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Jargon’s Place in Marketing


If someone from another country turned on a sports program on television, they might be confused by what they heard: “Nothing but net!” “He left a few ducks on the pond!” “That kick split the uprights!”

This is called jargon, and it includes any words or phrases used by a particular group that can be confusing to outsiders. When it comes to legal marketing, jargon is everywhere and it’s difficult to determine its true place. In fact, your firm may be guilty of using jargon in your marketing materials.

We understand. It can be tempting to write technically in order to show off your extensive knowledge or expertise in a given area. However, technical writing is different than throwing jargon around, and jargon has no place in marketing of any kind — especially legal content writing. Toss in a few too many “writ of habeas corpus,” and you can kiss your potential client goodbye.

Why Jargon Hurts Legal Marketing Efforts

The worst thing you can do in marketing is to confuse people or make them feel stupid. That’s what jargon does. Otherwise intelligent people begin to doubt themselves when they see words they don’t understand.

If you have already alienated your potential client by tossing around terms they don’t understand, you have missed out on establishing that crucial bond of trust. They’ll also ignore the message you’re trying to convey.

There are plenty of other reasons why jargon can hurt your marketing efforts:

  • It’s lazy. Rather than explaining why you do something, jargon allows you to lean on clichés.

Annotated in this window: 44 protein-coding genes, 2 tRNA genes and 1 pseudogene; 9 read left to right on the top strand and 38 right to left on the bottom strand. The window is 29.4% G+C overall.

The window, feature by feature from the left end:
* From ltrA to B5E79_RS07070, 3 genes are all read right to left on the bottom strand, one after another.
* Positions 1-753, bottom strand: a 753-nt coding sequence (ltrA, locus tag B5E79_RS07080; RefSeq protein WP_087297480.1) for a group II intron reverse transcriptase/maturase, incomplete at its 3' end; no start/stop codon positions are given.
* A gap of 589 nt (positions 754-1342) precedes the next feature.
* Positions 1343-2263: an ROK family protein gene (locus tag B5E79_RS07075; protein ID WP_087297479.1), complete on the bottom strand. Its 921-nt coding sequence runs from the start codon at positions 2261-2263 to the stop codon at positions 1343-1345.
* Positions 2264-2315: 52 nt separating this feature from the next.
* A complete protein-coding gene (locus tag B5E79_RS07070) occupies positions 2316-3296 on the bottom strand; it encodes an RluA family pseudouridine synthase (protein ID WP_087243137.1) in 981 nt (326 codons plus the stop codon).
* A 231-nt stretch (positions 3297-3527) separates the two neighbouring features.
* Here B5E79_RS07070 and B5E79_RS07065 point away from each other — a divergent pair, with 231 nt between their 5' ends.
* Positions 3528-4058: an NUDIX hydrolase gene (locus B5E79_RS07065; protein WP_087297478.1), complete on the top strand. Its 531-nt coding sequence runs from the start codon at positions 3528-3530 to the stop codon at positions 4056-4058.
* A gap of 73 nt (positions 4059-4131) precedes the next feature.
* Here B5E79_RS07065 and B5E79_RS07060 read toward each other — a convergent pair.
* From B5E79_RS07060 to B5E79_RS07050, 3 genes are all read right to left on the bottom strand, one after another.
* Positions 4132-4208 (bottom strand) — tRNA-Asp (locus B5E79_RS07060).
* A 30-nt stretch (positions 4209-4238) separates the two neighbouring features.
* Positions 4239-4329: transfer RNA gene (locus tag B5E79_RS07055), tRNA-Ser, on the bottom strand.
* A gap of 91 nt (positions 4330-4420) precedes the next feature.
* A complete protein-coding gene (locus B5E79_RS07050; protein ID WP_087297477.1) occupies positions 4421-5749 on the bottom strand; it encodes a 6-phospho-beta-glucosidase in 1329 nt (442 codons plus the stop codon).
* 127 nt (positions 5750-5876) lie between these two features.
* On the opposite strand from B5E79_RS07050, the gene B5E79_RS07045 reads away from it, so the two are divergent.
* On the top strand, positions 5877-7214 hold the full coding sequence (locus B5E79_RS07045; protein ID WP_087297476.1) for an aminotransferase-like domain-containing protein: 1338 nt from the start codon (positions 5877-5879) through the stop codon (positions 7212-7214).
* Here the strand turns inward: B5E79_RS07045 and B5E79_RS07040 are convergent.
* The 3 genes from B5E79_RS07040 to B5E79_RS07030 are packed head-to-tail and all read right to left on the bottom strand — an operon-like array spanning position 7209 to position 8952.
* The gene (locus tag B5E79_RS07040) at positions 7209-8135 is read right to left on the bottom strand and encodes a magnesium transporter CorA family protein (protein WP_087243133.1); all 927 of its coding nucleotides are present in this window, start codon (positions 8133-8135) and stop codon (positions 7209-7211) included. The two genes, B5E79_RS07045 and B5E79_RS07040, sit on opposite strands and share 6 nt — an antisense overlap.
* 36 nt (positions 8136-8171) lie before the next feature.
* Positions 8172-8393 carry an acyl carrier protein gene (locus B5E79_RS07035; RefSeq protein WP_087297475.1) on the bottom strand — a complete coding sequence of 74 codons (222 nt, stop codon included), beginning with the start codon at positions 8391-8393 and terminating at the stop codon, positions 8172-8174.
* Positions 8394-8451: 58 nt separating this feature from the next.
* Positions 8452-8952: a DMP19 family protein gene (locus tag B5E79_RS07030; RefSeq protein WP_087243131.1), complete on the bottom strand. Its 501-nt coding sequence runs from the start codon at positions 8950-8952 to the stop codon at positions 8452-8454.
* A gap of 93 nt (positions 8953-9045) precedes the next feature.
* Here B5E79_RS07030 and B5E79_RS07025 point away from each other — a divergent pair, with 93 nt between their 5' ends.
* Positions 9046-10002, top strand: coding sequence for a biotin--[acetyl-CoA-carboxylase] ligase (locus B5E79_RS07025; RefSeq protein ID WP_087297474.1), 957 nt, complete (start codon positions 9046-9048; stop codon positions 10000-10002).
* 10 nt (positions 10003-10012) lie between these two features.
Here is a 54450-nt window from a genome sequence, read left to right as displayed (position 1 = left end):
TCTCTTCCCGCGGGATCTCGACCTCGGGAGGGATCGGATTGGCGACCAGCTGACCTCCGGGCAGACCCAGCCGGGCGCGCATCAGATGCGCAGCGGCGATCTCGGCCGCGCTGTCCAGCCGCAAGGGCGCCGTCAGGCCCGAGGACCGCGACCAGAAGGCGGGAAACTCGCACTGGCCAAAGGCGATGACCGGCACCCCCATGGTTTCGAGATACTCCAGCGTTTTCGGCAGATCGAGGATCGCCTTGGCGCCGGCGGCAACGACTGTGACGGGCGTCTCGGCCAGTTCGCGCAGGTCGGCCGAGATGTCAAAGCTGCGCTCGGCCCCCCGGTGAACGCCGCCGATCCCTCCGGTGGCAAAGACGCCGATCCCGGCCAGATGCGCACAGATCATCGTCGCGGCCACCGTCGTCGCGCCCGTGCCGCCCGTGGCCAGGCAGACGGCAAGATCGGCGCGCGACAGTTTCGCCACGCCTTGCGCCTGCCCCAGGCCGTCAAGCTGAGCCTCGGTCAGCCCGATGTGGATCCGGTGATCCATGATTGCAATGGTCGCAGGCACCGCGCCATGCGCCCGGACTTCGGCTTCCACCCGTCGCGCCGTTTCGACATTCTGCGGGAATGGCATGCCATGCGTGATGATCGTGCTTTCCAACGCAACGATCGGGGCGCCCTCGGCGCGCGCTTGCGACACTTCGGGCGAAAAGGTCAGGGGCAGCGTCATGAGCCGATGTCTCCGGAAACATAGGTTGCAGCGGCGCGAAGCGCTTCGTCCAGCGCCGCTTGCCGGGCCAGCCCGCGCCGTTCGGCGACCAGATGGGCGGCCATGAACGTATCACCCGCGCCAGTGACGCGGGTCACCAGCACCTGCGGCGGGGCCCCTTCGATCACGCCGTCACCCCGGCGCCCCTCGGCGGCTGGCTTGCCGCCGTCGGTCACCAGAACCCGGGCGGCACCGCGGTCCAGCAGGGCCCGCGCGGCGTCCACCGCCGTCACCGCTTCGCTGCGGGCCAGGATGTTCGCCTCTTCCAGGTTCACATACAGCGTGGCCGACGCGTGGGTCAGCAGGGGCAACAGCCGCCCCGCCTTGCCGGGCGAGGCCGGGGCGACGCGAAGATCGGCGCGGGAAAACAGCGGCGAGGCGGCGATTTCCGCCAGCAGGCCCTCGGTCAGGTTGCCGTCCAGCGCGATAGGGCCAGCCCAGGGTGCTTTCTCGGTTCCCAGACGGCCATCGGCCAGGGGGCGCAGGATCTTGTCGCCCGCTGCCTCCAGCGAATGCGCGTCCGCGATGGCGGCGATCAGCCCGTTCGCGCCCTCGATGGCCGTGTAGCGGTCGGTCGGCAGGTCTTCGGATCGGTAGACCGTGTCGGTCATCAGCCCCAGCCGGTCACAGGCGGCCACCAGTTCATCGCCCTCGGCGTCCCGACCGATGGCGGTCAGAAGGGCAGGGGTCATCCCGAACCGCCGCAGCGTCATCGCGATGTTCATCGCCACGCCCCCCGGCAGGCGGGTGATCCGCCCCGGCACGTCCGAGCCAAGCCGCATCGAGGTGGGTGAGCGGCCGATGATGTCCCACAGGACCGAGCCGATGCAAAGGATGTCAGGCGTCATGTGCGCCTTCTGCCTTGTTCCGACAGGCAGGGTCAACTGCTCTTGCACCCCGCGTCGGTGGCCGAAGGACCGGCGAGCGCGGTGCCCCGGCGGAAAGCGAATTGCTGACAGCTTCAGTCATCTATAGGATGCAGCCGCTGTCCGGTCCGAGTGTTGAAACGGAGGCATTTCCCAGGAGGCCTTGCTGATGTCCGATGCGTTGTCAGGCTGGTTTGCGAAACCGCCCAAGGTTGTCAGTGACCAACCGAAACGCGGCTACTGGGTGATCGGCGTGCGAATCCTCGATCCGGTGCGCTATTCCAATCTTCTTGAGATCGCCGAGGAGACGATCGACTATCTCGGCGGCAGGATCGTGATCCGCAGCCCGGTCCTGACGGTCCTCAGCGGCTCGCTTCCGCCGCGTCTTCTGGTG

• It’s broad. Jargon lets you to skip over the specifics you should be discussing to draw clients to your firm.
  • It’s elitist. People feel intimidated by marketing materials that throw around big words, and it makes most people worry that they can’t afford or deserve your services.

Is It Okay to Use Jargon Under Any Circumstances in Marketing?

In most cases, there are always other words you can use instead of jargon. If you feel uncomfortable writing without using jargon, you may need to hire an outside writer to help you with your marketing efforts. Your valuable time is better spent strategizing for clients than trying to come up with a way to explain “prima facie” to laypeople.  

If you decide to outsource, it’s important to work with a writer who has legal background and understands the terms you use at work. However, they should also be able to translate those terms into simple English. This will help you earn the trust of potential clients rather than frustrating them with complex language.

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